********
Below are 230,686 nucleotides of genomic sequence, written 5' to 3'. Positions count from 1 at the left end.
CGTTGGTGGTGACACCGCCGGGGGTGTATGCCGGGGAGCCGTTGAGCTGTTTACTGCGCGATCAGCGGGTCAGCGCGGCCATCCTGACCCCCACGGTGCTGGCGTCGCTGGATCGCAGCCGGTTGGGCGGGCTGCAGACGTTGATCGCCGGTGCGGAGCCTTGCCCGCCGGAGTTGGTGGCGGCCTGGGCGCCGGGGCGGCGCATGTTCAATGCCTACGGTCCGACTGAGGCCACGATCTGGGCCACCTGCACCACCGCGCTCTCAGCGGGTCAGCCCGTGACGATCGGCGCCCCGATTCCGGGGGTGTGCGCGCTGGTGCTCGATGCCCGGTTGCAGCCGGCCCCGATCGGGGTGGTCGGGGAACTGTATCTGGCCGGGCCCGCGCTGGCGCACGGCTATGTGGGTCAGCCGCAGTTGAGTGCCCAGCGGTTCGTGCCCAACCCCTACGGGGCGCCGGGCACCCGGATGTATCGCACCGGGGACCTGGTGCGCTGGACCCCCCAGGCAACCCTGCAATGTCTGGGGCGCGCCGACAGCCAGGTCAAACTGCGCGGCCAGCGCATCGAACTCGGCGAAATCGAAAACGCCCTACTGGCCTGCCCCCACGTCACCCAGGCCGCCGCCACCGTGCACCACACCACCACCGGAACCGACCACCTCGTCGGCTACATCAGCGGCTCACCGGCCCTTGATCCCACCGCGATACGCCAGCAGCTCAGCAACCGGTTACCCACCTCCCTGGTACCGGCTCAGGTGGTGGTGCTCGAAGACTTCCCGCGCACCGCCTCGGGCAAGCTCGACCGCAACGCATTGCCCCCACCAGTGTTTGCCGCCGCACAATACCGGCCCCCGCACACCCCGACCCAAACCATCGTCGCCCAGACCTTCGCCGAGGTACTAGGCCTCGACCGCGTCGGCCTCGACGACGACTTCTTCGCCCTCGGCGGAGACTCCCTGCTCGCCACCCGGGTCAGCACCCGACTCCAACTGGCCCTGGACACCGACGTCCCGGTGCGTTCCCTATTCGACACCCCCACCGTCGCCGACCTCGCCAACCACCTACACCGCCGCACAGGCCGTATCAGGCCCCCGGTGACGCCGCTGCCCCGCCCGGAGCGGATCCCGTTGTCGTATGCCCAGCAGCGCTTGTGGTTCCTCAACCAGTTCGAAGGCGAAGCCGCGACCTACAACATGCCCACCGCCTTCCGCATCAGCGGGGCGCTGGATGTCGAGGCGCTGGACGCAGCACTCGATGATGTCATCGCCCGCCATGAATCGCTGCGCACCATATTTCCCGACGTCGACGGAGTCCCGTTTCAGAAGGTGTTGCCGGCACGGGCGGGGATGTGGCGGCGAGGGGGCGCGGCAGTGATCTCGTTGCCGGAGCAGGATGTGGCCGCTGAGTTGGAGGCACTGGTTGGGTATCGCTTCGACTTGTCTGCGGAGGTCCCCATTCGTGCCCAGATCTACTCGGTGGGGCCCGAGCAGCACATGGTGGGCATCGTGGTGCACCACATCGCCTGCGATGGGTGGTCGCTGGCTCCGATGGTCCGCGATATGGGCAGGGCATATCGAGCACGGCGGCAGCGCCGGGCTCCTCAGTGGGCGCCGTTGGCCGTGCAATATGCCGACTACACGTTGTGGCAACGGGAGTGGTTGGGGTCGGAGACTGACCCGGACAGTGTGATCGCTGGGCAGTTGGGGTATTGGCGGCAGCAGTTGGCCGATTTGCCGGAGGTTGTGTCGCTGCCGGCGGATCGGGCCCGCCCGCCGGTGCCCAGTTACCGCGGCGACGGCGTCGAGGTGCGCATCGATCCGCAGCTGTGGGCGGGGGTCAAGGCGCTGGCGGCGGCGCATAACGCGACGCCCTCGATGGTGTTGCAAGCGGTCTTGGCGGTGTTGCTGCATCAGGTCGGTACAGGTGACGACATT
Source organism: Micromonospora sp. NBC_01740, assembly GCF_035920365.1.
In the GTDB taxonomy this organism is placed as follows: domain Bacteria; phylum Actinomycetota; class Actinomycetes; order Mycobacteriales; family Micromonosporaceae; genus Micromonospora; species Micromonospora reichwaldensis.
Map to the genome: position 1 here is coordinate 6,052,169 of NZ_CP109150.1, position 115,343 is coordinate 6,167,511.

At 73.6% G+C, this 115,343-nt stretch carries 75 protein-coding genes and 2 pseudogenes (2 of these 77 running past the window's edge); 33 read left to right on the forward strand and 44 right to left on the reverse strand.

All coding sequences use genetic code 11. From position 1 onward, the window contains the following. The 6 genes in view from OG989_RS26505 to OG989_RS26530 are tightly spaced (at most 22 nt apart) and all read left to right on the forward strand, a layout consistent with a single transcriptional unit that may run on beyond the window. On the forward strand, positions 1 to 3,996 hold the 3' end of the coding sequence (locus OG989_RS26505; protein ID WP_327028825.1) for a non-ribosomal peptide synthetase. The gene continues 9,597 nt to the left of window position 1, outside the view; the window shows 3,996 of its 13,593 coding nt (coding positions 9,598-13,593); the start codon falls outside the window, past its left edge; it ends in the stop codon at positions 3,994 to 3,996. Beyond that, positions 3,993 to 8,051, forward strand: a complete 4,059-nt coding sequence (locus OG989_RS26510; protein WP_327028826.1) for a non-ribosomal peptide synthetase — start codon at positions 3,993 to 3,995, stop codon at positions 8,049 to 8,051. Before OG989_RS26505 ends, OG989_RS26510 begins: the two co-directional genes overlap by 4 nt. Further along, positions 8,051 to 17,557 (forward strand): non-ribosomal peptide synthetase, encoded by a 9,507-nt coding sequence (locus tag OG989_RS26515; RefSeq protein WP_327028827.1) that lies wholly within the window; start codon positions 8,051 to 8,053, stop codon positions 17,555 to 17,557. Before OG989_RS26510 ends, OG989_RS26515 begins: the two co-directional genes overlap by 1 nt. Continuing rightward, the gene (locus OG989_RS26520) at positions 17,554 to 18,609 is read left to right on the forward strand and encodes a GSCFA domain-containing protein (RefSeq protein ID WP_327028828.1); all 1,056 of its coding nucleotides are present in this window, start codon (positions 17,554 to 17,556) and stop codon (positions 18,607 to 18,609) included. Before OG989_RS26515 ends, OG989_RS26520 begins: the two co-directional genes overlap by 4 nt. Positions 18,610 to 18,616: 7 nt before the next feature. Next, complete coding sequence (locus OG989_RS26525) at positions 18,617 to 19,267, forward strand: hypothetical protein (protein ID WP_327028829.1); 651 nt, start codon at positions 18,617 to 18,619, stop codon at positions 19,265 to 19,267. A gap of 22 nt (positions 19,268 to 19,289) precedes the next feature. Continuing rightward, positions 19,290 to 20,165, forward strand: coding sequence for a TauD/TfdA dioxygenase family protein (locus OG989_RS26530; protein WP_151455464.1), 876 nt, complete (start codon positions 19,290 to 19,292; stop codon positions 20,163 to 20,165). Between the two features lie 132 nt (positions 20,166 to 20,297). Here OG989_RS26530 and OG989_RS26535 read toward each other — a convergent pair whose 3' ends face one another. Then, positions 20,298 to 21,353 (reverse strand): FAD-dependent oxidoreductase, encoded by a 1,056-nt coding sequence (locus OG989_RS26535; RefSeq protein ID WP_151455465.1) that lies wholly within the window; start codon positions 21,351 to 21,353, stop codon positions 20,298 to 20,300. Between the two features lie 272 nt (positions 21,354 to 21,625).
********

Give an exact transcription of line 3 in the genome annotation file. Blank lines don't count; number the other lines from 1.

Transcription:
Source organism: Micromonospora sp. NBC_01740, assembly GCF_035920365.1.